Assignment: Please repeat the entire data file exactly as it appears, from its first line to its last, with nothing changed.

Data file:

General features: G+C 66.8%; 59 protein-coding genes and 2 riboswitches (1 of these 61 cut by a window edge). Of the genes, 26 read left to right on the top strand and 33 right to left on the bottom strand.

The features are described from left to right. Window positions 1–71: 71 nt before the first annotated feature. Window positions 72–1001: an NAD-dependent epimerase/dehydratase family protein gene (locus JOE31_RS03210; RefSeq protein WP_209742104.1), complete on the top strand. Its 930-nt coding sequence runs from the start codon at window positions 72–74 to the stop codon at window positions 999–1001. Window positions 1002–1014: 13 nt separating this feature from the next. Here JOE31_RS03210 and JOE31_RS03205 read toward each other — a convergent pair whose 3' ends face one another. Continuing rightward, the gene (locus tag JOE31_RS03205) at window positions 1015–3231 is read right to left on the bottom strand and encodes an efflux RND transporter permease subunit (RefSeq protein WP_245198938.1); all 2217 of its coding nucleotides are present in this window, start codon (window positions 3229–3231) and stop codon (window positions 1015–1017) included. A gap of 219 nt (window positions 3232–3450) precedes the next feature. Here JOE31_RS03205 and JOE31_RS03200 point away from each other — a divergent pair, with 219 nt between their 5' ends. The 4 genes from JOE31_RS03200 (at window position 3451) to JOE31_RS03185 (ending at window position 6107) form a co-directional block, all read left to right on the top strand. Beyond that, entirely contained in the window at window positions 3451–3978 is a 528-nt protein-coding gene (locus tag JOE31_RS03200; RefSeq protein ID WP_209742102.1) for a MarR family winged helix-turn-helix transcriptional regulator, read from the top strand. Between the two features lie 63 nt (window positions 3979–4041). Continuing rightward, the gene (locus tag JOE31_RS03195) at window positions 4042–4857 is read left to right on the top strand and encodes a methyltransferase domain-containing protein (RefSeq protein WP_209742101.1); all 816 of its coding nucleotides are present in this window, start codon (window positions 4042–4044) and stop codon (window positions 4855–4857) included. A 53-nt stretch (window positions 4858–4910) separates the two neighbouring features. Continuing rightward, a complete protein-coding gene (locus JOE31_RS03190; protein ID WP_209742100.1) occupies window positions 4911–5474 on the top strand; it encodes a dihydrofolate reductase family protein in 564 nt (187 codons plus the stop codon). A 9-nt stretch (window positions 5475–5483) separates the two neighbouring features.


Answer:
General features: G+C 66.8%; 59 protein-coding genes and 2 riboswitches (1 of these 61 cut by a window edge). Of the genes, 26 read left to right on the top strand and 33 right to left on the bottom strand.

The features are described from left to right. Window positions 1–71: 71 nt before the first annotated feature. Window positions 72–1001: an NAD-dependent epimerase/dehydratase family protein gene (locus JOE31_RS03210; RefSeq protein WP_209742104.1), complete on the top strand. Its 930-nt coding sequence runs from the start codon at window positions 72–74 to the stop codon at window positions 999–1001. Window positions 1002–1014: 13 nt separating this feature from the next. Here JOE31_RS03210 and JOE31_RS03205 read toward each other — a convergent pair whose 3' ends face one another. Continuing rightward, the gene (locus tag JOE31_RS03205) at window positions 1015–3231 is read right to left on the bottom strand and encodes an efflux RND transporter permease subunit (RefSeq protein WP_245198938.1); all 2217 of its coding nucleotides are present in this window, start codon (window positions 3229–3231) and stop codon (window positions 1015–1017) included. A gap of 219 nt (window positions 3232–3450) precedes the next feature. Here JOE31_RS03205 and JOE31_RS03200 point away from each other — a divergent pair, with 219 nt between their 5' ends. The 4 genes from JOE31_RS03200 (at window position 3451) to JOE31_RS03185 (ending at window position 6107) form a co-directional block, all read left to right on the top strand. Beyond that, entirely contained in the window at window positions 3451–3978 is a 528-nt protein-coding gene (locus tag JOE31_RS03200; RefSeq protein ID WP_209742102.1) for a MarR family winged helix-turn-helix transcriptional regulator, read from the top strand. Between the two features lie 63 nt (window positions 3979–4041). Continuing rightward, the gene (locus tag JOE31_RS03195) at window positions 4042–4857 is read left to right on the top strand and encodes a methyltransferase domain-containing protein (RefSeq protein WP_209742101.1); all 816 of its coding nucleotides are present in this window, start codon (window positions 4042–4044) and stop codon (window positions 4855–4857) included. A 53-nt stretch (window positions 4858–4910) separates the two neighbouring features. Continuing rightward, a complete protein-coding gene (locus JOE31_RS03190; protein ID WP_209742100.1) occupies window positions 4911–5474 on the top strand; it encodes a dihydrofolate reductase family protein in 564 nt (187 codons plus the stop codon). A 9-nt stretch (window positions 5475–5483) separates the two neighbouring features.